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Old 06-21-2022, 11:19 AM   #21
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TIPS at 0% real return would provide a 3.33% safe withdrawal rate over 30 years. At 1.3% real = 4% SWR, 3% real = 5% SWR. Current real yields are between the 0% and 1.3% - United States Rates & Bonds - Bloomberg, and have been rising this year.

Even at a 3.33% SWR you have almost double your living expenses. You could also consider buying an inflation adjusted annuity. You've won the game. You can stop playing anytime you want.

Morningstar has predicted the new SWR is 3.33% for a 50 /50 portfolio, which is a lower SWR than TIPS would provide over 30 years at current yields.
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Old 06-21-2022, 11:22 AM   #22
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In today’s high inflationary environment, I would say no. The reason is your annual expenses will rise due to inflation while your portfolio’s real value erodes overtime. So it is a double whammy.

So you would need some sort of inflation hedge in part of your portfolio to offset at some inflationary risk, be it equity or real estate or whatever.

For reference, DW and I have now have around 15% of our NW in equity but about 80% in real estate. We fell into this AA % by accident but in this high inflationary environment it is a great hedge.
RE treated me well too, but everything I read and see says that market is about to follow everything else downward too.
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Old 06-21-2022, 11:34 AM   #23
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As others have said, you have won the game, and the amount of rick you choose to take is up to you. The way I look at it, anything I invest in the market is more likely to benefit my heirs than DW and I. While we are in the market, our desire retirement living and expenses are not dependent on its short term volatility.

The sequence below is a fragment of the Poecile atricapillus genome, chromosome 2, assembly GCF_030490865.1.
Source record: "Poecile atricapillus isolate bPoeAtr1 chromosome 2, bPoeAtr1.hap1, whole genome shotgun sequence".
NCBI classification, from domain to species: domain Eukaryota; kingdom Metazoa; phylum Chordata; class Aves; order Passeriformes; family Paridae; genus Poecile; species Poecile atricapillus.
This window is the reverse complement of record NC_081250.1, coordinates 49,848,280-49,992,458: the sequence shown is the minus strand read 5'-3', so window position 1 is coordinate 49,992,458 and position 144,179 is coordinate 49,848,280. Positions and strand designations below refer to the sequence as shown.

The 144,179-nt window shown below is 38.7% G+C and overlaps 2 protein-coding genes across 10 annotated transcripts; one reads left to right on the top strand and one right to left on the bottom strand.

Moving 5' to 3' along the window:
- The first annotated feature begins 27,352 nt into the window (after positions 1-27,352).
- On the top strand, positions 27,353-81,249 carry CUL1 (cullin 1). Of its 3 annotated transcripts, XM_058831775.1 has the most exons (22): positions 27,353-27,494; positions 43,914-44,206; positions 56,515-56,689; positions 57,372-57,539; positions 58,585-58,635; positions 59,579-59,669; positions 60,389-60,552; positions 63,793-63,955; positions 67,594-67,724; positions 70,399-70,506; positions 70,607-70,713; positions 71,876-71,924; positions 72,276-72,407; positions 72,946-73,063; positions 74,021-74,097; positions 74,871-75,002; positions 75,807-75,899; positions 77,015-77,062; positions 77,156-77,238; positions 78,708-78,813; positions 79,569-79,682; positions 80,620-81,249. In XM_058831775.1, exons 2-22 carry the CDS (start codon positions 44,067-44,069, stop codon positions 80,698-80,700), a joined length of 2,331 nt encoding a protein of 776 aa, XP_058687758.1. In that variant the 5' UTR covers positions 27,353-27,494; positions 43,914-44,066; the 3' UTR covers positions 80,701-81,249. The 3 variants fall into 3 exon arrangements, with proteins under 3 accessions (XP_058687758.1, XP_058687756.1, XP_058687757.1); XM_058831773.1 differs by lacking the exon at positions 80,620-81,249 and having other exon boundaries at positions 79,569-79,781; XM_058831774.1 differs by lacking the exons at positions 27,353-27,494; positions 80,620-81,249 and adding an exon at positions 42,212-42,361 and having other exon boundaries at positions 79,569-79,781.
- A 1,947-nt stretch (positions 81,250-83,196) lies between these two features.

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Old 06-21-2022, 01:07 PM   #24
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A buy write strategy on SPY, highly traded, when VIX is high will produce a nice income with limited upside. You simply roll out the option prior to expiration. You essentially collect the time weighted premium and give up the upside in favor of some downside coverage. Simply put, it allows you to participate in the market with a lower risk/return assuming you want to hold some % of equities anyway...

That's my theory. I can generate some income from writing call options to enhance the return during flat periods. Same as the OP, I have enough margin for safety that I don't need to run away from stocks. Of course, it also helps that I have SS waiting for me at 70.

I love stocks. The market up/down makes life more interesting. It gives me something to think about, instead of watching TV all day.
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Old 06-21-2022, 01:49 PM   #25
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I love stocks. The market up/down makes life more interesting. It gives me something to think about, instead of watching TV all day.
I agree. If the OP has "won the game" and has enough to last for a normal life span, including increasing withdrawals for inflation, and doesn't want to mess with bull and bear markets, going to zero or not much in equities is reasonable.

I like the excitement and would find 100% fixed income boring as heck. I'm also hoping to leave $$ to DS and DDIL. DS says they'll just keep it for the kids but that's my plan.
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Old 06-21-2022, 01:50 PM   #26
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I was in a very similar boat when I retired 10 years ago. Anticipated spend rates was a little more and I was a few years older than you. I created two buckets. Bucket one was my base that I never wanted to fall below and that I felt I could easily live on the rest of my life, if needed. That was invested in fixed income assets and still is. Bucket two was for everything else... Speculation investing/trading, hobbies, travels, base living expenses, etc. 10+ years later and it's working well for me but YMMV.

From my POV, once you have won the game, why risk it.
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Old 06-21-2022, 02:00 PM   #27